Depending on how much time you will be spending in Colombia, you should select a few places that you definitely want to visit. You can then connect them by adding stops in between. Get some inspiration for places and activities that belong to every authentic Colombian experience in our “Ultimate Bucket list for Colombia”.

6. Pack for all climates

Most travelers arrive in Bogotá first. Being the fourth highest capital in the world the city is dominated by the unpredictable mountain climate. You can get a sunburn from the Andean sun in the morning and literally two hours later drown in a spontaneous downpour.

Bogotá is only the tip of the iceberg. In Colombia you can experience snowy mountains and, after a few hours of traveling, relax at the beach in the sun. Of course, what you need to pack depends on where you want to go but you should prepare for many different weather conditions.

7. Cash is King in Colombia

While all big supermarket chains and restaurants accept credit cards, there are also many small stores and delicious empanada and fruit juice stands that won’t. It is advisable to either withdraw some cash at the ATMs or bring it with you in a major currency (Euro/US-Dollar). If you are withdrawing cash at the ATM, inform yourself about the fees the bank in your home country and the local Colombian banks may charge.

Exchanging cash is easy in most tourist destinations and major cities. Just make sure not to exchange the money at the airport. All travelers arrive here so the demand for exchanging cash is high, resulting in a comparatively bad exchange rate.

8. Stay safe with the necessary precautions

It is mostly very safe to travel in Colombia. However, there are some things that you should consider to avoid any negative experiences.

When you arrive at the airport, have you transport organized. You can either turn to a travel agency for this or request transport with uber or cabify. There are also a lot of taxis at the airport, but they are usually a bit more expensive. When you take a cab, in general, you should pay with smaller bills as there have been some cases where travelers have been given counterfeit as change. Of course, there is also the option to take a bus to your hotel, but you should only do that if you’re arriving during the day for safety reasons.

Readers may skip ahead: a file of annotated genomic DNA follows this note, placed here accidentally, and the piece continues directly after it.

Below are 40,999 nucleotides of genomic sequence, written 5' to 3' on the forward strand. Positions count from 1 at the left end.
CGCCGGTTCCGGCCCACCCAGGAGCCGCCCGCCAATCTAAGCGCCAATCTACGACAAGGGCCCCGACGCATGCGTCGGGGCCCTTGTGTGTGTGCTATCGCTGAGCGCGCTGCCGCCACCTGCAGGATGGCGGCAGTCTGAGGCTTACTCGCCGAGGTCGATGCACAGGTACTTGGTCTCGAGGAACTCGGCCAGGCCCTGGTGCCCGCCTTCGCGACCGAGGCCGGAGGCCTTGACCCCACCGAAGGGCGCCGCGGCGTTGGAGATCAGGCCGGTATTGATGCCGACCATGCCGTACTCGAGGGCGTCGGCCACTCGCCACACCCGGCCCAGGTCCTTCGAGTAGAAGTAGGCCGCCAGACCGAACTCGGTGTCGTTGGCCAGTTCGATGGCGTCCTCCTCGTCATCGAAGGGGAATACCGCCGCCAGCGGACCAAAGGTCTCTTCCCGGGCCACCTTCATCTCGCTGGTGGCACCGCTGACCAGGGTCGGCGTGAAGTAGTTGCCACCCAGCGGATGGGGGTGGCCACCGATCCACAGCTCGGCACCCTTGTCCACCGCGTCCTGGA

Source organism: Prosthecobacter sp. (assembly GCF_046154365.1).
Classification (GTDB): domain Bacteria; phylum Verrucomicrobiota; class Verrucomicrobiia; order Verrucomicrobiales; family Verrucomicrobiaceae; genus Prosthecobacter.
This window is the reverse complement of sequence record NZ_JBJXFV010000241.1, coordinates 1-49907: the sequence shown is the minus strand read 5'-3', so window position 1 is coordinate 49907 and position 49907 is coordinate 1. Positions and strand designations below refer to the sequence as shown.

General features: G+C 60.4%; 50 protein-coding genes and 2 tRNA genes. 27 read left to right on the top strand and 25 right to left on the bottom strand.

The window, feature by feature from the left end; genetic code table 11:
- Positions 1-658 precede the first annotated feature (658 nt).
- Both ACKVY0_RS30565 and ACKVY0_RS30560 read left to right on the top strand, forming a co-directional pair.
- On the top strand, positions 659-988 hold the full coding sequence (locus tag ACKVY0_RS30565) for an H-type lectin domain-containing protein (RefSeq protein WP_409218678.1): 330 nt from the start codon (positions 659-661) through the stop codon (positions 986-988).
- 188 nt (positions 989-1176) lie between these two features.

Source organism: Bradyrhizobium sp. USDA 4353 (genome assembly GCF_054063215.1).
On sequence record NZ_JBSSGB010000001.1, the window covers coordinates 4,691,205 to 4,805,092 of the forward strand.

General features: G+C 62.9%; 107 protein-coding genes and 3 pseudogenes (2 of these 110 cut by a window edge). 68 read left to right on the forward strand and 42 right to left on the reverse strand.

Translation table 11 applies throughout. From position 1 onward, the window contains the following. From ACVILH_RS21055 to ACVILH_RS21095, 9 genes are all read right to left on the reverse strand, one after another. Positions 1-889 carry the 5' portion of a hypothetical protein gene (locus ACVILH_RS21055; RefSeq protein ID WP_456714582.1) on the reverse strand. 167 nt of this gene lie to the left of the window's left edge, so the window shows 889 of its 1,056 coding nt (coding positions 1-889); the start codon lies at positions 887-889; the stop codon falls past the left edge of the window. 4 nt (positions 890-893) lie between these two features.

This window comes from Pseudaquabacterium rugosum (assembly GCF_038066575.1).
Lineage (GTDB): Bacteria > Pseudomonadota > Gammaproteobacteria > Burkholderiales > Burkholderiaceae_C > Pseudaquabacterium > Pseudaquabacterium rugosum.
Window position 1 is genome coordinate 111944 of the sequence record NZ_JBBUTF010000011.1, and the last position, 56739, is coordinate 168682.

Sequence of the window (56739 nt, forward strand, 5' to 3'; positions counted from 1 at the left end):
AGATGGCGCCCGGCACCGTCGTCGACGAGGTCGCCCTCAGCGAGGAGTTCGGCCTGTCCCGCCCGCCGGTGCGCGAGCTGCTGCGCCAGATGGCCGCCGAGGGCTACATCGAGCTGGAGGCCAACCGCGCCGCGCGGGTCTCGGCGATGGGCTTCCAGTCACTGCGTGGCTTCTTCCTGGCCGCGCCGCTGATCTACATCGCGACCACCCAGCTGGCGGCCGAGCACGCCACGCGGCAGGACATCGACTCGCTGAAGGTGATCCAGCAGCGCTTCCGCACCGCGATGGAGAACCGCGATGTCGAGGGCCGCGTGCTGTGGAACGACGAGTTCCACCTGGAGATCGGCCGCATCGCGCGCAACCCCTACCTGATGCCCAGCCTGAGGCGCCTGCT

Exploring cities, you should also be careful with where you go. Sometimes it is a matter of two blocks between a safe and a shadier part of the city. If you are unsure which route to take, ask the locals. Most of them are happy to help.

Make sure to keep an eye on your valuables when using public transport. For example, the buses in Bogotá are often so crowded that it’s easy to slip a phone or wallet out of a pocket without its owner noticing. Also, you should only carry around the cash that you need for the day to avoid taking unnecessary risks. Learn more about “how not to give papaya” in our designated blog post about traveling safely in Colombia.

9. Prepare yourself for incredible views

Yes, this is necessary for Colombia. The incredible diversity of landscapes will often leave you speechless, rubbing your eyes, wondering if what you see is real. Take Caño Cristales for example, the rainbow river, or the flawless view of the milky way in the red rocks of the Tatacoa desert. But we don’t want to give away too much. In the end, you have to come and see (taste/hear/feel) for yourself. Enjoy and drop us a line if you want some further travel advice!

Buenavista in the Coffee Region